- What is Root Rot?
- A Step-By-Step Guide & Aftercare
- Hydrogen Peroxide & Cinnamon
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1. What is Root Rot?
Root rot is the breakdown of roots caused by a lack of oxygen in the soil. Persistent over-watering or waterlogged conditions will significantly increase the risk of decay, as it'll push the air upwards and out of the soil. This will lead to anaerobic respiration, where the cells begin to fail and breakdown. If you're struggling to visualise this movement, imagine bubbles of oxygen rising to the surface after being released in water. Root rot can quickly spread onto healthy tissue if unregulated, which is why catching it early is very important.
N. B. - Although very rare, fungi diseases such as Phytophthora or Pythium could lay dormant in the potting mix until conditions permit growth (over-watering). This form of root rot will only develop when a poorly-kept bag of compost is used during a transplant.
Tell-tale signs of an attack include; stunted or no growth, severe wilting, yellowing lower leaves, leaf or flower loss and stem collapse. If it's been situated in a heavy, over-saturated soil for some time, remove the pot and investigate its rootball.
An Alocasia zebrina with yellowing leaves and a serious reduction of roots.
Have a look at the image below to see what the root system should actually look like...
Root rot is, of course, the product of too much soil moisture, but what conditions can antagonise it?
● Too little light will reduce the rate of photosynthesis, and therefore the water-uptake in the roots.
● You're more likely to over-water in the winter months because of the darker days and longer nights.
● A lack of drainage holes or a too water-retentive compost is another key cause of root rot.
● Not knowing when or how much to water per irrigation.
... it's a big difference!
4. A Step-By-Step to Address Root Rot
- Take the plant out of its pot and inspect the rootball. While using a sterile pair of scissors or secateurs, remove the affected roots that are brown or mushy, leaving the healthy sections untouched.
- Do not over-touch the remaining healthy parts of the root system, or remove soil from them, as transplant shock can easily lead to plant death.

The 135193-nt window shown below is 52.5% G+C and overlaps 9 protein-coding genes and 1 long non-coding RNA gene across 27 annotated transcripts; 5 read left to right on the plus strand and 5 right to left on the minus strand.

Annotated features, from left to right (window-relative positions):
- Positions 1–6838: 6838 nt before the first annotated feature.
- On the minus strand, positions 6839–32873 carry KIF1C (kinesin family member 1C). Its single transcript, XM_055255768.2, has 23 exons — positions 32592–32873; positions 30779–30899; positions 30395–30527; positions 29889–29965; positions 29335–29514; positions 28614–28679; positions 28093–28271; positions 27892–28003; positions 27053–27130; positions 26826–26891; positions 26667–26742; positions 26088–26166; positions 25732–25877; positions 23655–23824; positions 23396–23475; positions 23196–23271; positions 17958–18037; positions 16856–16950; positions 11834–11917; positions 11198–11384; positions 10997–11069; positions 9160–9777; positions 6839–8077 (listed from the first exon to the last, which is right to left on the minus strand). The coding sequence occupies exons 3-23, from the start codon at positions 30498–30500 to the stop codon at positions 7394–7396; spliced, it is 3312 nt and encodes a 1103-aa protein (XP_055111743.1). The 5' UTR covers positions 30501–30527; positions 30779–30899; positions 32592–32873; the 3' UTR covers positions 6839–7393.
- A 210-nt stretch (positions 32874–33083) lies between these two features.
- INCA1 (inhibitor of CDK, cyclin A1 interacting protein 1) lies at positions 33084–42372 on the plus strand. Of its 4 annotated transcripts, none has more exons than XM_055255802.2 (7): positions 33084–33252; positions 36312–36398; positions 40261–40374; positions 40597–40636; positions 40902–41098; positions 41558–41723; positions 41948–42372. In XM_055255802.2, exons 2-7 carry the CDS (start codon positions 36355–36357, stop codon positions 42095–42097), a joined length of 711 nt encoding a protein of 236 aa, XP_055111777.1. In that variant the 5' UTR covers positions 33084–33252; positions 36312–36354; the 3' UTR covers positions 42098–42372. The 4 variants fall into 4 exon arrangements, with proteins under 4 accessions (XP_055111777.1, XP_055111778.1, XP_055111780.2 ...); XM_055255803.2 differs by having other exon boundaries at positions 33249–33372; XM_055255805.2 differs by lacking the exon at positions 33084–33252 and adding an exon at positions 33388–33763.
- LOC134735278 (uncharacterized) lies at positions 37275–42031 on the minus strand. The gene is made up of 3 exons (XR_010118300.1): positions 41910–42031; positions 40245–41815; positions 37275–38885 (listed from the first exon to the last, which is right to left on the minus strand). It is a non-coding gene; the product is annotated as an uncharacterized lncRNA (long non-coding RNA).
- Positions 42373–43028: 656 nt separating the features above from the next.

- Thoroughly clean the container using soapy water to wash the harmful pathogens that may sit on the plastic. Rinse the healthy roots with lukewarm water to improve its overall health.
- You may have to opt for a smaller pot if there's a considerable decline in roots - this is perfectly fine and is highly recommended to prevent being over-potted.
- Choose the appropriate potting mix for your plant. If you're unsure of which to use, send us a message to be pointed in the right direction. Remember; we now sell premium peat-free soil mixes straight to your door with FREE Delivery, so why not have a look around to support our small business!
Fill the bottom quarter with soil and rest the plant on top. Pour the rest of the compost around the roots until it fills the top three-quarters of the pot. Gently tap the sides to remove any air pockets and to even out the soil structure.
- Never compact the compost for stability as it'll force the oxygen to the surface when irrigated, helping the rot develop. If it needs to be supported, use a cane!
- Aftercare - The final step is to change both your water habits and its location. Depending on the plant, remember only to rehydrate when it's required, and not because the label says "once a week". Although this is generally the frequency for watering, each plant is different, and so too is its location (e.g. darker places will result in fewer waters). Once you get a feel for when it's time for another drink, only then can you determine a new schedule. As the rate of photosynthesis (and therefore water-intake through the roots) is significantly governed by the amount of light that's received, providing a bright, indirect setting will help regain its strength, and maintain water flow in the soil. Always be mindful of environmental shock (when to locations offer too-different conditions), as many genera including Codiaeum, Ficus & Schefflera, could drop their leaves in revolt to the new change. As long as you keep the plant slightly on the drier side to life, new root growth should soon follow. In around a month's time, use a chopstick (or something with a similar structure) and stab the soil vertically a few times. This will introduce fresh air into the soil and help the overall growing conditions. Leave the holes open for a few days and re-surface the soil before another irrigation. If you're interested in learning about finding your plant's care requirements, click here. If you can't find the particular plant, send us a message on Instagram or via email.
5. Hydrogen Peroxide & Cinnamon
Some chemicals and substances can add higher levels of oxygen into the soil once the transplant has been completed. Hydrogen Peroxide is the best example of a cheap, readily available product that'll do this very job. For every three irrigations, incorporate a splash of the peroxide to administer the oxygen - you'll have to do this at least three times over the next two months to stop the further chance of rot. Always follow the manufacturer's recommended dosage, as chemical-burn is a common issue among gardeners.
Another product that'll help prevent the spread of root rot is non-flavoured cinnamon. After having removed the dead roots, sprinkle a thin layer onto the healthy tissue before placing into a bed of new compost. Not only will this halt further development of the disease, but it'll also promote a healthier condition for the roots to thrive in. Click here to shop around for organic cinnamon.
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